9. Visit La Marqueta In Spanish Harlem

15 La Marqueta - East Harlem
Source: Photo by Flickr user Jason Lam used under CC BY-SA 2.0

Photo is only for illustrative purposes

Located in the Spanish Harlem neighborhood in Manhattan, La Marqueta has been a mainstay since it was first built in 1936 under then-Mayor Fiorello LaGuardia as the Park Avenue Retail Market. It sits under the Metro-North Railway tracks at East 115th Street, and is open every day except for Sundays. La Marqueta has grown from once being a gathering of pushcart vendors to a place where the community gathers to talk about matters in the neighborhood and to pick up items from various countries. It has gone through turbulent times due to urban renewal, but thanks to efforts from local groups and city council members, La Marqueta still stands as an ode to a bustling time in the city’s history.

10. Visit The Louis Armstrong House Museum

Louis Armstrong House 01
Source: Photo by Wikimedia Commons user Joe Mabel used under CC BY-SA 3.0

On a quiet block in Corona, Queens there sits an ode to one of America’s greatest musicians, Louis Armstrong. The Louis Armstrong House Museum was once the home of the esteemed jazz musician from New Orleans from 1943 until his passing in 1971. His wife Lucille directed that the ownership of the home be given to the city of New York in order to make it a museum dedicated to his life’s work and achievements. The museum became a national landmark in 1976, and a city landmark 12 years later. Those who venture here will find the museum as a peaceful and charming spot in the middle of the block, complete with a wide yard that is home to open-air concerts and other events that are centered on Armstrong’s music. There’s a gift shop and visitor’s center in the converted garage space, and daily tours throughout the home.

11. Visit Chelsea Market

Chelsea Market
Source: Photo by Wikimedia Commons user Steve Isaacs used under CC BY 2.0

Photo is only for illustrative purposes

Chelsea Market’s often packed with New Yorkers but it’s worth shouldering your way in. If you prefer fewer people, and a chance to tackle more tasty samples, try a damp day. Inside, the former factory houses plenty of food vendors. Plus there are some sit-down restaurants. If you’re self-catering or just want to pick up something for a barbecue or picnic, try the bakeries, cheese shops, and imported Italian groceries. Look out for some local fashion, and some souvenirs to pick up from your trip. From handmade jewelry to jams and spices, the market is a great place to browse for a few hours.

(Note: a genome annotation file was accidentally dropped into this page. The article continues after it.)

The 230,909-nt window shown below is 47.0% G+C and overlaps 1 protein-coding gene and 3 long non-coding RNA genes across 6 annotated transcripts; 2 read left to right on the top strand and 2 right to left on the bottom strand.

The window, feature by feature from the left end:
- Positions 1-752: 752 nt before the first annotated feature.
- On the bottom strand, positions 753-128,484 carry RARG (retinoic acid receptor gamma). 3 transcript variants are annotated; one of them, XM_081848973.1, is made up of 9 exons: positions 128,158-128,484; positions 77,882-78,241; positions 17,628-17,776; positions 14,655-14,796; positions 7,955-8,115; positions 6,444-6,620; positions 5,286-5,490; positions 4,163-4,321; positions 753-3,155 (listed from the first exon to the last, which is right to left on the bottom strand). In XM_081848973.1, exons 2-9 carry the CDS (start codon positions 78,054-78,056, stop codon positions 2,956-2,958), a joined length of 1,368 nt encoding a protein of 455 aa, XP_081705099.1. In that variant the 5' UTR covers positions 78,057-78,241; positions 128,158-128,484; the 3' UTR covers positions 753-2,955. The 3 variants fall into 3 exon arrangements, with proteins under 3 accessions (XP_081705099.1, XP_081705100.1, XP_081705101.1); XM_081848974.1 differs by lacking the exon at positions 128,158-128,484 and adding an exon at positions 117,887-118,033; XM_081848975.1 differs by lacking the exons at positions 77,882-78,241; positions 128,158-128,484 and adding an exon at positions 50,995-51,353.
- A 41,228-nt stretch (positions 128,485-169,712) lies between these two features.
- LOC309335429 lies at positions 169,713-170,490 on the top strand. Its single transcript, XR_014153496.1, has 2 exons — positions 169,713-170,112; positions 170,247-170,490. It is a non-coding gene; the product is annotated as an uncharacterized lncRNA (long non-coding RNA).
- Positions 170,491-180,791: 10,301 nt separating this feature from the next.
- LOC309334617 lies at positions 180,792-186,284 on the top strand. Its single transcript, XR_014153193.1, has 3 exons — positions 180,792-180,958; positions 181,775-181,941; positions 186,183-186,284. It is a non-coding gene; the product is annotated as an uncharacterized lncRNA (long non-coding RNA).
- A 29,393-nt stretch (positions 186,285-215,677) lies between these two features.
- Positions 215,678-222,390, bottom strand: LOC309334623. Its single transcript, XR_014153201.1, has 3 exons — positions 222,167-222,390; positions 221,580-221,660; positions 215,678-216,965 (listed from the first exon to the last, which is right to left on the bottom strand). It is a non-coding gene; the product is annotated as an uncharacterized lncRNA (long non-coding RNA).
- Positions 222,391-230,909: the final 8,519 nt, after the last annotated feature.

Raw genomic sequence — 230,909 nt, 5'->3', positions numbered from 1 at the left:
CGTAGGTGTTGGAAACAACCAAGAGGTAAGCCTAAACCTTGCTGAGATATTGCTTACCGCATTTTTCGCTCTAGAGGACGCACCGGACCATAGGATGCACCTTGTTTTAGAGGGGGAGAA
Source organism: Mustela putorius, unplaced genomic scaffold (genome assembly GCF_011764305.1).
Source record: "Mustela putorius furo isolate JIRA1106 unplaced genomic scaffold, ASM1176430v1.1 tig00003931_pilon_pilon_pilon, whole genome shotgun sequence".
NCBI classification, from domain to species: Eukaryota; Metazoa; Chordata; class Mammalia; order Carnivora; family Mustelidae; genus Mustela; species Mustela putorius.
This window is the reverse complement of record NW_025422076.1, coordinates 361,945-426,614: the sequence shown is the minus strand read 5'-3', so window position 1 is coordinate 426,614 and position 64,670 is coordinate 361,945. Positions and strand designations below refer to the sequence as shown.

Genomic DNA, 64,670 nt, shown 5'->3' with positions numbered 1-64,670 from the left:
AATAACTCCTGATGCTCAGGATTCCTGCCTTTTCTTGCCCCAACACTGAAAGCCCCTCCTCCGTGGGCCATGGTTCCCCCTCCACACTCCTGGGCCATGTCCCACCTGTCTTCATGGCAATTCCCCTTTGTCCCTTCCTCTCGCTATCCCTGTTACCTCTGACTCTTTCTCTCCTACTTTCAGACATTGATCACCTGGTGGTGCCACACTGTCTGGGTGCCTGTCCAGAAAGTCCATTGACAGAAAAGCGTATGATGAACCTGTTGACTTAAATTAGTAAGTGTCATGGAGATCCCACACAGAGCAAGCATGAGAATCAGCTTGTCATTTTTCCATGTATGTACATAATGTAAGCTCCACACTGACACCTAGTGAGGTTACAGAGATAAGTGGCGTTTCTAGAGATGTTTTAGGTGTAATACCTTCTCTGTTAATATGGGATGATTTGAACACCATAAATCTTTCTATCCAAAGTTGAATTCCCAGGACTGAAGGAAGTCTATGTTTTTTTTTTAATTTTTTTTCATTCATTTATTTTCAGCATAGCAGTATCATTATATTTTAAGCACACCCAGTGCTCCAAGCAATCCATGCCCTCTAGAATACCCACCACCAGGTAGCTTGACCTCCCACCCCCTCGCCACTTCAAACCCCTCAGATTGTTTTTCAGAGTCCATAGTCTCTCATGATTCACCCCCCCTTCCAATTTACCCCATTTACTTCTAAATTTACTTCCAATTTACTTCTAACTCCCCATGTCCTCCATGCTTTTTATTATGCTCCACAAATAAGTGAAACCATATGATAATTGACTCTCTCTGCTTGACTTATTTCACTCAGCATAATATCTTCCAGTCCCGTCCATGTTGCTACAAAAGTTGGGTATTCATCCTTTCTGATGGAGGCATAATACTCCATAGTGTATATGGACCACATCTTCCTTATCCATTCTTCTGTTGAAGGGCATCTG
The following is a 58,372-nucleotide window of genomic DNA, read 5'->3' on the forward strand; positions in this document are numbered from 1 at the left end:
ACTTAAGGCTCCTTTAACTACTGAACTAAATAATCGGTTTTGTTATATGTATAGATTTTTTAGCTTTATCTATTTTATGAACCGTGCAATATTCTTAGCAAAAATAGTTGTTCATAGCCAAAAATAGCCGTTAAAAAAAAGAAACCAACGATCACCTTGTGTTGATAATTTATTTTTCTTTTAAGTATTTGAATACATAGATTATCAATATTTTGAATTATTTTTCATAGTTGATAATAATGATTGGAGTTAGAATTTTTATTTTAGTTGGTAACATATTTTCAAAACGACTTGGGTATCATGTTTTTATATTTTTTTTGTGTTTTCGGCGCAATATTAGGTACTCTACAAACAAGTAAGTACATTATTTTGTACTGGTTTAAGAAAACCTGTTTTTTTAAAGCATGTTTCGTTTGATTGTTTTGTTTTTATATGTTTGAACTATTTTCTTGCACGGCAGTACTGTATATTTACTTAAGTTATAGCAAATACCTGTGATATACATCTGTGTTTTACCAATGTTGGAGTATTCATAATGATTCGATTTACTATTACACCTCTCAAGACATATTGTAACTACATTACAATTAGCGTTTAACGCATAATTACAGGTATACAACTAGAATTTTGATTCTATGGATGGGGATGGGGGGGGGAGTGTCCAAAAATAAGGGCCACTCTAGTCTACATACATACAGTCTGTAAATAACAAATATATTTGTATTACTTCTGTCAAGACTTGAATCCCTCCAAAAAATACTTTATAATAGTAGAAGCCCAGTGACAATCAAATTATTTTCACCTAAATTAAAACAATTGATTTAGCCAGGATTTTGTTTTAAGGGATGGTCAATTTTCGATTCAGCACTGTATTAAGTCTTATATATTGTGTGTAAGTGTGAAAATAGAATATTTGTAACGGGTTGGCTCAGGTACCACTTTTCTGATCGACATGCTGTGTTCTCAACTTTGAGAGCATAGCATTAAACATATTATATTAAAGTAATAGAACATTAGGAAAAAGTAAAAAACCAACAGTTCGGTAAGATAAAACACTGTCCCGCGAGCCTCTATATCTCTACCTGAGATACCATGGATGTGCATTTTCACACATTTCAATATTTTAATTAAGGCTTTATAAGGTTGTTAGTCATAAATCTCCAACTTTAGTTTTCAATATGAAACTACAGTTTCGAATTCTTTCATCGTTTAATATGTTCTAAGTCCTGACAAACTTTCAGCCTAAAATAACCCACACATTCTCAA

Chelsea Market

Address: 75 9th Ave, New York City, NY 10011-7006

Website: Chelsea Market

12. Battery Park

Battery Park
Source: Photo by Wikimedia Commons user Gryffindor used under CC BY-SA 3.0

Battery Park is the historic area of downtown New York. It’s fast become a place where people enjoy biking, walking or jogging. You can follow the path all around the water to the West Side Highway. On your way, you’ll pass memorials and monuments, and there’s an aquarium carousel. Beautiful gardens and promenades make for an interesting ride or walk. There are good views of the Statue of Liberty. Plus, a fun thing to do is get your picture painted by one of the artists. It’s clean and quiet and ideal for the kids. Take along a picnic or pick up something from the concessions stands. Conveniently placed benches make for a pleasant spot to spend a few hours.

Battery Park

Address: 75 Battery Pl, New York City, NY 10280-1500

The last word on non-touristy things to do in New York City

It’s a truism for any city you may venture to, but it seems to be more vital for New York City: you appreciate a town more for the things that the rest of the pack won’t get to do or see. And in that vein, these activities are ways to learn not only about arguably the best city in the world and what makes it tick, but also oneself. Whatever activity you may choose to enjoy, these all definitely will separate you from the casual vacationer.

Disclosure: Trip101 selects the listings in our articles independently. Some of the listings in this article contain affiliate links.

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Christopher Smith is a writer who hails from New York City. Growing up, he had the love of travel instilled in him from a young age thanks to his parents to go along with a love of writing. After a...Read more